Cornwall commemorates Orange Shirt Day

Handout Not For Resale The City of Cornwall commemorated Orange Shirt Day, by erecting an orange banner on the clocktower, as well as by turning the colors of both the Justice Building and Memorial Park fountains to orange. Handout/Cornwall Standard-Freeholder/Postmedia Network Supplied

Share Adjust Comment Print

It wasn’t just the city’s many leaves changing colors that were orange on Wednesday — so were hundreds of Cornwall residents wearing orange shirts in support of Orange Shirt Day.

The event, which took place throughout the country, was created in order to recognize the harm done to generations of children that had to live through the Indian Residential Schools. The wearing of the shirt commemorates all victims of the schools, survivors and those who perished within their walls.

“It’s so important that we recognize Orange Shirt Day,” said Cornwall Mayor Bernadette Clement. “As we plan for the future and continue to grow our relationship with our neighbours in Akwesasne, we must look back and recognize and learn from our painful history.”

The Orange Shirt Day campaign was established following the St. Joseph Mission Residential School Commemoration Project and Reunion events that took place in Williams Lake, B.C., in 2013.

The Sept. 30 date was chosen because it marked the time of year when indigenous children were taken from their homes to residential schools.

The idea of wearing an orange stemmed from the story of Phyllis Webstad’s story. The woman, who is from the Stswecem’c Xgat’tem First Nation (Canoe Creek Indian Band) attended the St. Joseph Mission Residential School in 1973-74, having barely turned six years old.

“We never had very much money, but somehow my granny managed to buy me a new outfit to go to the Mission school,” recounted Webstad’s on the Orange Shirt Day website. “I remember going to Robinson’s store and picking out a shiny orange shirt. It had string laced up in front, and was so bright and exciting — just like I felt to be going to school.”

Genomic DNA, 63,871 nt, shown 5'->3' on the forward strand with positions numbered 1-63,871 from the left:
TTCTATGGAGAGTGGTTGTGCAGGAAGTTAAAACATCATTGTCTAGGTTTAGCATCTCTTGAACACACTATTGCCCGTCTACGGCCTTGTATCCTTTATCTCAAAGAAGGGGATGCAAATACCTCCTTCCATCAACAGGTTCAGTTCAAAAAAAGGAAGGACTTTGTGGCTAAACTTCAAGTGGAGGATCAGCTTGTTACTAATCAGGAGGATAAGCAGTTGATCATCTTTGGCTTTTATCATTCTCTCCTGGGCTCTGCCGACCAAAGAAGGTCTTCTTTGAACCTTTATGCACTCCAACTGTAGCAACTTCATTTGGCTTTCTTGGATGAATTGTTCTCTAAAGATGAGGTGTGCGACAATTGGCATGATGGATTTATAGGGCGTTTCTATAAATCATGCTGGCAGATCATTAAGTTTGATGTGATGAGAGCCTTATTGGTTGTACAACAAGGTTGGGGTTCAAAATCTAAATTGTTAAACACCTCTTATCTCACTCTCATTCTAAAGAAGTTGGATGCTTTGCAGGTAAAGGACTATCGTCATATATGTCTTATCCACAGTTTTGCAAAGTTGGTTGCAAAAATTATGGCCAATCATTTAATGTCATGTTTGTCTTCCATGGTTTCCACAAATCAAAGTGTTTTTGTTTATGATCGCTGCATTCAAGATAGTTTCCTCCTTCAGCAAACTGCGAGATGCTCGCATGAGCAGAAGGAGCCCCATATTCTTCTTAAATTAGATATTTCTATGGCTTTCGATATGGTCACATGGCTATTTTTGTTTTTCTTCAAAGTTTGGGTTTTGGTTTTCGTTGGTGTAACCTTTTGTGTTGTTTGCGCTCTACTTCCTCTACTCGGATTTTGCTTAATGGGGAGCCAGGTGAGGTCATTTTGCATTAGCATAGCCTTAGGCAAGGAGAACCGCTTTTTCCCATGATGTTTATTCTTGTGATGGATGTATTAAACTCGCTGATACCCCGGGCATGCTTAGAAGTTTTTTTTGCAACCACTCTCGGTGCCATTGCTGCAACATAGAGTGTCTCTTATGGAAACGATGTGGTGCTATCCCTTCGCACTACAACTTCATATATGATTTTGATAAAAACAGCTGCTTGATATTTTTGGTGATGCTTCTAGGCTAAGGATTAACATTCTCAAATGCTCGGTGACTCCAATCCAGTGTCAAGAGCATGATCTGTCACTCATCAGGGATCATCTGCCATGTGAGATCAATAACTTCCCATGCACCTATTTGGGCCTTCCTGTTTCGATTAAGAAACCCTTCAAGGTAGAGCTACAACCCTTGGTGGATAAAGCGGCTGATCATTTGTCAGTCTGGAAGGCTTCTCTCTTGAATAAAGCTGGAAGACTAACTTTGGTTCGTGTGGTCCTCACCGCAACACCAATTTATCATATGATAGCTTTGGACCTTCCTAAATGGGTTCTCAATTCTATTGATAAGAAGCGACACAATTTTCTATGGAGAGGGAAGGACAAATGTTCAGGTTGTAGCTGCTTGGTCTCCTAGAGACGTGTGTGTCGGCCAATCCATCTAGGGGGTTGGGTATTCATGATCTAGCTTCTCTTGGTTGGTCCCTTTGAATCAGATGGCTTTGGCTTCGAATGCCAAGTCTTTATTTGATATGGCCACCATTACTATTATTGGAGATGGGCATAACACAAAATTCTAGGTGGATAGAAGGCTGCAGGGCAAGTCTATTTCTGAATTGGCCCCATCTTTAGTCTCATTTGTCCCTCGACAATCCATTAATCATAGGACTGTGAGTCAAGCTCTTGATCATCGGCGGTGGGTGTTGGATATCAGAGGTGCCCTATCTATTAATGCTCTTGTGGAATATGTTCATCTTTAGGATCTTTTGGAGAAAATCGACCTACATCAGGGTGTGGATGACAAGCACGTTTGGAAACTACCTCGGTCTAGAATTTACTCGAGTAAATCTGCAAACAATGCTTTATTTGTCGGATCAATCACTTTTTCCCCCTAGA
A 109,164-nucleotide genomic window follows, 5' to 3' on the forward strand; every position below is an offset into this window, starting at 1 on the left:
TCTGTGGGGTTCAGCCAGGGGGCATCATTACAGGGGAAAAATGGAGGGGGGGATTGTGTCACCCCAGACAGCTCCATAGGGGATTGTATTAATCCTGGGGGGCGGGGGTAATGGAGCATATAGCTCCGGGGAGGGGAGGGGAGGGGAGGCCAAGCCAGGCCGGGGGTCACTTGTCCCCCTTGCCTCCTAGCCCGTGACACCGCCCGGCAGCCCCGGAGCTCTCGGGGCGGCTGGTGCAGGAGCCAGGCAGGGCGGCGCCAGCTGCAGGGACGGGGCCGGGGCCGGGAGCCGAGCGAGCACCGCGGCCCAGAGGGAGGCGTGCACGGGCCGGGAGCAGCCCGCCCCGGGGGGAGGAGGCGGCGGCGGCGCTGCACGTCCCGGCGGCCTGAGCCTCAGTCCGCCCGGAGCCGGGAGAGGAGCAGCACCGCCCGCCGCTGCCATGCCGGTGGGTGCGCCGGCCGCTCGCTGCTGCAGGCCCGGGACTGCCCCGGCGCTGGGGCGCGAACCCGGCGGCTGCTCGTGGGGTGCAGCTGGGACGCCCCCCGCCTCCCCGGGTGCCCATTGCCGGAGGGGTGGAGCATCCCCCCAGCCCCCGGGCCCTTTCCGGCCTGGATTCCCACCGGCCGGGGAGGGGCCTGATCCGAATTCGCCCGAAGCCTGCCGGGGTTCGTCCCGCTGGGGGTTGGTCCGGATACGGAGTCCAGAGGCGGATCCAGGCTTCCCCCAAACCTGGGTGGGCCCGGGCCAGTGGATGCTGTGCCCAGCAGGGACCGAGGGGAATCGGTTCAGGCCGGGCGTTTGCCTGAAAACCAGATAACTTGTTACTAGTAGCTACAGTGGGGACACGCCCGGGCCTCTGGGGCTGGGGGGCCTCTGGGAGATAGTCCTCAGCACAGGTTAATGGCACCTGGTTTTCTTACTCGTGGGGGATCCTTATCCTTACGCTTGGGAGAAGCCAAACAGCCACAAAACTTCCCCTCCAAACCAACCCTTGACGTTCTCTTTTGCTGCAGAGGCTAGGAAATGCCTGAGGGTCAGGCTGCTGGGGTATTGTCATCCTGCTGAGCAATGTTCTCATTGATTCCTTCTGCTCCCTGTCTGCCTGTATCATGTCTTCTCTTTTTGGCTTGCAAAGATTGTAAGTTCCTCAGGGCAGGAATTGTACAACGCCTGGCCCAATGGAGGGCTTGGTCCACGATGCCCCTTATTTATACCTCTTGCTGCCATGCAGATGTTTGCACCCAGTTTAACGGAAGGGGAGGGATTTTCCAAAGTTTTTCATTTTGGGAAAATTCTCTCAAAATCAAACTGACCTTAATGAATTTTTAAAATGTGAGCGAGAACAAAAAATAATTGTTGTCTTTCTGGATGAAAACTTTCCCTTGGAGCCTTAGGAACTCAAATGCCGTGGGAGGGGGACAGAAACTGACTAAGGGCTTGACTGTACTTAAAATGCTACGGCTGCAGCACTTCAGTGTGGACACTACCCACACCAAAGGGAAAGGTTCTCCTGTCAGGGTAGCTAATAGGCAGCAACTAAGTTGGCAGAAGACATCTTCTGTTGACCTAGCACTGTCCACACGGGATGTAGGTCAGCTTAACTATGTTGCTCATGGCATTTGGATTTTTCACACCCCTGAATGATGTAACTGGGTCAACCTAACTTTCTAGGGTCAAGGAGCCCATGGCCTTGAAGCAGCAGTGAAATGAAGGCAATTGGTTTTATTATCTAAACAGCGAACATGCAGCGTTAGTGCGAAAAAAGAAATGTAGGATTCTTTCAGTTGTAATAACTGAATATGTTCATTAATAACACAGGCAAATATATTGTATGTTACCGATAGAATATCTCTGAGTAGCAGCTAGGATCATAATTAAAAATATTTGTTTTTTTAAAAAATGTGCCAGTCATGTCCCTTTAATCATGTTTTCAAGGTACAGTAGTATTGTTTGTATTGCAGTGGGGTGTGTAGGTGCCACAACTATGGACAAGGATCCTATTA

When Webstad arrived at the mission, she was stripped by staff and her clothes were taken away, never to be seen again.

“I didn’t understand why they wouldn’t give it back to me, it was mine,” Webstad said. “The color orange has always reminded me of that and how my feelings didn’t matter, how no one cared and how I felt like I was worth nothing. All of us little children were crying and no one cared.”

Related

In order to recognize the day, both fountains at the Justice Building and Memorial Park were both lit with orange lights on Tuesday evening. In addition, the city erected a bright, orange banner at the Lamoureux Park clock tower.

“The CDSBEO is very proud to partner with the City of Cornwall to commemorate the survivors and victims of residential schools,” said Todd Lalonde, Chair of the Catholic District School Board of Eastern Ontario. “As a Catholic board, we are called upon to live and work in solidarity with Indigenous people.”

At the Upper Canada District School Board, the day represents a “chance for classrooms to have meaningful discussions about the harmful effects of residential schools and the legacy they have left behind,” board officials said on Wednesday.

In addition to wearing orange and having classroom discussions or activities, some classes participated in a half-day virtual event being hosted by the National Centre for Truth and Reconciliation.

“In the (school board), we are committed to honouring truth and reconciliation and bringing awareness to why days like Orange Shirt Day matter,” said Gail Brant-Terry, the board’s principal of Indigenous education.

“Orange Shirt Day is one of the many ways we support and teach Indigenous education in our school district.”

— with files from Sabrina Bedford, Recorder & Times

fracine@postmedia.com

twitter.com/FrancisRacine

Comments